Adam & Eve and that second tree …

The first encounter with the idea of original sin didn’t go over well with me.

My 5 year old brain was confused and thought, “Somebody must have misunderstood that story.”

Well, perhaps I’m taking liberties with rewriting my personal history of the impact , but this story has always bothered me. I knew that there was more to the story than what we are conventionally taught. The short version that most people know is something like: “God put two trees in the garden, the Tree of Life was good eating, and we could have our fill whenever we wanted, but the tree of knowledge of good and evil was off limits, and if we did eat from it, we die. Then the snake tempted Eve, and she cajoled Adam, and poof, no Garden for you!”

Recently, I was commenting to a friend how I think we misunderstand the intended message regarding that second tree.

Off the cuff, I told it this way:

“Originally, God only put one tree in the garden, and Adam and Eve would just eat as they wanted. One day, God was watching Adam and Eve playing in the garden while he was tidying up some corner of the universe and Adam said, “God, what can I do to help?”

God thought this was cute, and said, “Don’t worry yourself, just enjoy the garden.”

Adam insisted, “But I want to make something, like you do.” It seems that Adam just had his appetite whetted from the naming of the animals.

“Just pick anything,” God suggested.

“But that’s no good,” Adam replied, “I can just see its really you doing all the work, and not really me moving my hands.

God’s eyebrows went up, “I see what you mean. Wait just a minute, I have an idea.” And God went off into the workshop and after some period of hammering and banging come back to the garden with a golden seed. He planted it in the Garden, a little distance from the Tree of Life and zapped it with a tiny bolt of lightning. *POOF*, up pops a second tree, sparkling and shiny with a dazzling looking fruit hanging from a low branch.

Adam and Eve both gasped, and let out an ooh, and an ahh.

“Now kids, this second tree is different from the first one,” God intoned. “If you eat this fruit here, you will finally be able to create something of your own hand for you won’t be able to see my hand moving you. BUT! Before you eat of this tree, let me warn you, you should only take a bite after you are ready to take full responsibility for your actions. If you aren’t willing to take full responsibility, leave the tree alone, or you will have a horrendous time trying to remember how to get back home.”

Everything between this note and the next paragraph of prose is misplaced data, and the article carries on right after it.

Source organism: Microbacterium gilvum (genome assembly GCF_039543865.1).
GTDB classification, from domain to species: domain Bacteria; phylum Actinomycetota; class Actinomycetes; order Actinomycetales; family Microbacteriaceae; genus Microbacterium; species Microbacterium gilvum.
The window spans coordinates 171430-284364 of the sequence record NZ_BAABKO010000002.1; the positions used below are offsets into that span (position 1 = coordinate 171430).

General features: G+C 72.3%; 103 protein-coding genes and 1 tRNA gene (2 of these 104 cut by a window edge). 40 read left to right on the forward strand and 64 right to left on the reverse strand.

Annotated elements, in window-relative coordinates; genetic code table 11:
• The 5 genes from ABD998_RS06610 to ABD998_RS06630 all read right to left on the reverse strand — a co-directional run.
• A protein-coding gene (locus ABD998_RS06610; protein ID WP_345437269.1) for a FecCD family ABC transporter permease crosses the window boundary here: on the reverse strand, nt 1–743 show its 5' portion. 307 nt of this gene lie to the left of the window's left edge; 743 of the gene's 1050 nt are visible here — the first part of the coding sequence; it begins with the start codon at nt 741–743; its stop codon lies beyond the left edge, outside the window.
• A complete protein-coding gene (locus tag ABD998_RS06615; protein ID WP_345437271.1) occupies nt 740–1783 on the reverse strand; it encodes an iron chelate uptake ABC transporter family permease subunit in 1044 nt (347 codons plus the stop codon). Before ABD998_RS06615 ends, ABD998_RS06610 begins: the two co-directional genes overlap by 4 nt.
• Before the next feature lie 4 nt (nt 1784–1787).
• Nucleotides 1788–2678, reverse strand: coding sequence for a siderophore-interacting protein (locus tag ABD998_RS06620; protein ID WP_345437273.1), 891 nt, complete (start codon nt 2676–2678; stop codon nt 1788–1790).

“Home? But, where would we go?” asked eve.

“Nowhere, you are always here, but you will feel unfamiliar and lost until you remember and speak my true name, and then you will awaken from your journey.”

That evening, Eve nudged Adam, “Do you want to go look at the fruit again? It was so shiny, I wonder what it looks like at night-time.”

Adam agreed, and then tiptoed up to the tree and could see the fruit glowing and casting a comforting light. Adam wondered aloud, “What do you think it tastes like?”

A gentle breeze blew in their direction and Eve could smell the fruit and exclaimed, “Oh Adam, it smells divine. Can you smell it?”

“Yes, it makes my mouth water.”

Adam cradled the fruit in his hand it it fell from the tree, sparkling and tempting them both. He was so intoxicated by the aroma that he lifted it to his lips and took a small bite.

His eyes lit up, “Eve, try it, you won’t believe how delicious it is.”

Eve took a small bite and smiled, “it tastes like happiness.”

Adam and Eve started to get drowsy and leaned against the tree. The next thing they knew, the sun was coming up.

Adam looked down and realized he didn’t have any clothes on, and tried to cover himself. Eve startled and did the same thing. It was then that Adam saw the half eaten fruit, still glowing, on the ground by their feet.

“Eve, what did you do? You made me eat the fruit!”

“No, Adam, it wasn’t me, you did it on your own.”

God saw the whole thing, and Mother Earth gave him a look, “I told you they weren’t ready.”

“It’s going to be okay,” God said, “I told them how to wake up.”

But in their embarrassment, Adam and Eve couldn’t remember God’s true name. They ran to hide, and lost their way, unable to see or feel God’s loving presence right within their hearts.

“If only they remember to take full responsibility for their actions, then surely my true name will spring forth again easily from their lips.”

Well, it has been a long journey, and quite some time that since we forgot exactly how we landed in this predicament we find ourselves in. But, have you noticed, people are starting to wake up again. There are a handful of indigo children who are remembering to take responsibility. I imagine before long, someone will actually remember how to pronounce God’s true name.


The Nearest Unknown

Being disrupted isn’t ever fun. Usually its more like being F’d in the A.

Have you noticed that your sense of reality is shifting? Like, a lot?

If not, you may want to lay of the snooze button, sit up and look around. The daily experiences that a 1st world citizen could expect in a typical day just one decade ago are very different than today, and that gap is widening as fast as the time-frame is shrinking. The rate of change is accelerating.

The unknown isn’t content to linger out of sight, out of mind any more. It is nerve-wracking when the edge of our ignorance starts invading our space. Its no wonder that there are folks who ache to believe that a questionably-coiffed billionaire cut-out of a John Wayne wannabe could march us back to the good old days when we could tell the good guys from the bad guys.